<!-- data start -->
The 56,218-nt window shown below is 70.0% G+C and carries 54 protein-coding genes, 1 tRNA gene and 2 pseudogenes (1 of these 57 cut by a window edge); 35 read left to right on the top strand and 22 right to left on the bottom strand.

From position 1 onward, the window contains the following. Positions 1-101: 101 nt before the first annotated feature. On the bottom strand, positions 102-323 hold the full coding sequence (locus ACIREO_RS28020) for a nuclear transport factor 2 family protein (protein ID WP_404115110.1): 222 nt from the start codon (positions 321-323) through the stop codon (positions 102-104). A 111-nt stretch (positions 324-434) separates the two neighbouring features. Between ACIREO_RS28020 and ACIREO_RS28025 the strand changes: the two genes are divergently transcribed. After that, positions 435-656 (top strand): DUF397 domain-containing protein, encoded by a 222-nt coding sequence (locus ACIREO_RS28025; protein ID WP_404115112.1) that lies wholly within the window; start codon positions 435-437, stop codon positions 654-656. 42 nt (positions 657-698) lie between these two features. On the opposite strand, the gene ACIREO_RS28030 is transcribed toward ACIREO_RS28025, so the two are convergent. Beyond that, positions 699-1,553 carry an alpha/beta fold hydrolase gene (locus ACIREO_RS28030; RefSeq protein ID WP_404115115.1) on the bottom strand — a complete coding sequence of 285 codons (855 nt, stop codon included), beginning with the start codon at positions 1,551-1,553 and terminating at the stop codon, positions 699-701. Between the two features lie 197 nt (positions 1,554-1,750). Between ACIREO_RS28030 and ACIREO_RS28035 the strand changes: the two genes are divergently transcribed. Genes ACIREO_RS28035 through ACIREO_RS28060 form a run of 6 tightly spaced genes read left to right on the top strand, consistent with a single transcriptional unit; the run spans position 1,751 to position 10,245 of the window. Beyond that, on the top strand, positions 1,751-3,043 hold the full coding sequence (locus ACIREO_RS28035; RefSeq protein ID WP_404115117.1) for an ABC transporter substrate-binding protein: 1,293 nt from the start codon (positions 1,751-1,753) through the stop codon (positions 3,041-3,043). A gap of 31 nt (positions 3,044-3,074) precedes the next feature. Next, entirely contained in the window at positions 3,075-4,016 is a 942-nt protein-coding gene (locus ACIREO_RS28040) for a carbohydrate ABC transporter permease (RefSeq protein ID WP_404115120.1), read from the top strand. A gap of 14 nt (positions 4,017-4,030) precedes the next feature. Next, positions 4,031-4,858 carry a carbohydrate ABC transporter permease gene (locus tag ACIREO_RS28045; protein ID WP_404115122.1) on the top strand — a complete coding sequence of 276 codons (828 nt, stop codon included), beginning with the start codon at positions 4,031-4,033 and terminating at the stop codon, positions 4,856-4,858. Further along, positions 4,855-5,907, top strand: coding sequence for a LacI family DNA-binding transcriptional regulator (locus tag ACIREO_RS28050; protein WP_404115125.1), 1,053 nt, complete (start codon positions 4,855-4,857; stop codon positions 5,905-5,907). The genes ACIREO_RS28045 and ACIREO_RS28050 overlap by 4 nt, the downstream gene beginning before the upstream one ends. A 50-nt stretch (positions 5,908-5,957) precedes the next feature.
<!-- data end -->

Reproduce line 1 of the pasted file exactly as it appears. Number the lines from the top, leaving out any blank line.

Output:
The 56,218-nt window shown below is 70.0% G+C and carries 54 protein-coding genes, 1 tRNA gene and 2 pseudogenes (1 of these 57 cut by a window edge); 35 read left to right on the top strand and 22 right to left on the bottom strand.